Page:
Each linear accelerator can be moved and reassembled in a weekend, although that is only the first step in relocating them. The radiation oncology department’s team of medical physicists must then realign and test the machines to make sure everything works perfectly and is exactly on target. This process takes about two months to complete for each machine, Dr. Bassett says.
Once the linear accelerators were secure in their new home, the second and third cycles of the departmental move were complete. The fourth and final phase, which is currently under way, involves moving the staff and equipment that remain at WTI. The entire four-month moving process will be finished by June 30 of this year.
In addition to the linear accelerators, hundreds of other pieces of technology must be shuttled over to the Hazelrig-Salter facility from WTI. One group of items in particular has received a lot of attention and care: the department’s radioactive materials.
While linear accelerators generate their own radioactivity, other machines and radiotherapy techniques require separate radioactive sources. One example of this is brachytherapy, in which a radiation source is placed close to or inside a tumor so that it can administer radiation to cancer cells gradually.
Some of UAB’s radioactive sources date back to the early 1970s. To ensure that safety standards are met, the department’s physicists work with UAB’s Division of Radiation Safety in the Department of Occupational Health and Safety to move these materials. Each source is transported separately in its own special container, accounted for and transferred into the new facility’s “hot lab,” a giant, concrete desk with tubes specifically designed to hold the containers.
Relocating a major cancer-treatment facility carries some unique challenges. “Usually when you have a giant moving weekend, there’s a day or two afterward when issues come up, like the phones not working, but by the end of the week, everything has been ironed out,” Dr. Bassett says. “But our situation is a bit different,” with no opportunity for downtime, he adds.
Most radiation oncology patients require daily treatment, which means the department needs to have at least one linear accelerator up and running at all times. To ensure seamless care, UAB’s radiation oncologists will treat patients in both the new facility and WTI until the final cycle of the move is complete.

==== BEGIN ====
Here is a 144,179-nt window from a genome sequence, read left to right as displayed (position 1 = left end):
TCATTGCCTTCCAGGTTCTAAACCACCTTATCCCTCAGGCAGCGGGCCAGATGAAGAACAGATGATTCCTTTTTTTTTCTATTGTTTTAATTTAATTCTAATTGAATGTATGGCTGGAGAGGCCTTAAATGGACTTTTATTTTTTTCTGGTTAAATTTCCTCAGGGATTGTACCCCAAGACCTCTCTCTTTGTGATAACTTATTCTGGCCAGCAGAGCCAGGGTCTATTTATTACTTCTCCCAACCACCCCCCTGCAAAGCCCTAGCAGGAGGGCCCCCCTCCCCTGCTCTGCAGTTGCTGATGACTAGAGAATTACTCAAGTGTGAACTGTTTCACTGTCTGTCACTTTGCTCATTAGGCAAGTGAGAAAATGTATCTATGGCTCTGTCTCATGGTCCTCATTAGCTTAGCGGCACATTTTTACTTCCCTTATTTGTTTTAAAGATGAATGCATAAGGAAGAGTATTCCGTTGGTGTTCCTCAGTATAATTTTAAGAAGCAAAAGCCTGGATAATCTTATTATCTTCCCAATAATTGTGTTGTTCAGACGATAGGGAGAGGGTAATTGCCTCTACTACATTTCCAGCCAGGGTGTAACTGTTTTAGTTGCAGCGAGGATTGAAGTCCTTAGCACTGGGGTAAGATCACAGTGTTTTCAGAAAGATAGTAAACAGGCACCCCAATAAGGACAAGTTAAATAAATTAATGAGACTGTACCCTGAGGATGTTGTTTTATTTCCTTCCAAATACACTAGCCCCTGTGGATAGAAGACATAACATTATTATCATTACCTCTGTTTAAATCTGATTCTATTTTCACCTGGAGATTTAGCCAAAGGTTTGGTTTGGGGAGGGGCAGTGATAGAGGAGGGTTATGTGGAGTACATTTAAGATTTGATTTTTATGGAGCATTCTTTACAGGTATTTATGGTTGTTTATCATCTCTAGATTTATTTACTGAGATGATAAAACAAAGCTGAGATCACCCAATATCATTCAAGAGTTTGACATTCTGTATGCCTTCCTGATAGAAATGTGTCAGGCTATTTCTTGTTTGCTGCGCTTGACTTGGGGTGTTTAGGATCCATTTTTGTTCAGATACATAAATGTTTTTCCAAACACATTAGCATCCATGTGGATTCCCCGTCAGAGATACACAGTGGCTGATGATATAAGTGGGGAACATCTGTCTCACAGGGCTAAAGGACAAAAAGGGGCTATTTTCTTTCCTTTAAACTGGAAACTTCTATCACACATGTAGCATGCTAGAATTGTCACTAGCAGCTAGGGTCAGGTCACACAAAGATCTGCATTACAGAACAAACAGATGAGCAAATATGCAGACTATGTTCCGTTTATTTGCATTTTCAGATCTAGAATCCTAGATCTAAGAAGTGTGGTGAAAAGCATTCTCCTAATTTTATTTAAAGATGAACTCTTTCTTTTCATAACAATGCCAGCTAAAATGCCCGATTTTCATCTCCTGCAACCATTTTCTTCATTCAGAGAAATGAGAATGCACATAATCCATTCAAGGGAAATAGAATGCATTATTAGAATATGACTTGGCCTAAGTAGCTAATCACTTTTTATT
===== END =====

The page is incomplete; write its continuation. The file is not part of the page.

“We have a lot of foot traffic between the two sites—doctors, residents, staff, etc.,” Dr. Bassett says. “We have to staff two areas—two reception areas and two valet services, in addition to the clinical areas. Above all, we have to communicate with our patients. I want to make sure they are in the right place.”
Where patients go for treatment during the move depends on which machine is used to deliver their treatment—though about a third of the department’s patients already are receiving care at the new facility. “While it’s tricky, having two sites allows us some flexibility so that we’re always able to treat patients, especially if the move were to go off schedule,” Dr. Bassett says.
Meeting the Challenge
The Hazelrig-Salter Radiation Oncology Facility is the culmination of several years of planning and fundraising by the Department of Radiation Oncology as well as the Cancer Center. After spending many years cramped in WTI, the department eagerly anticipates providing top-notch treatment to patients in a new, spacious facility—even with the daunting tasks and trials that come with moving into it.
“It’s a challenge to think of as many details as possible and be prepared for just about anything,” Dr. Bassett says. “We’ve been planning this for so long that there couldn’t be anything we haven’t thought of by now—though invariably something else will come up. It’s all worth it though.”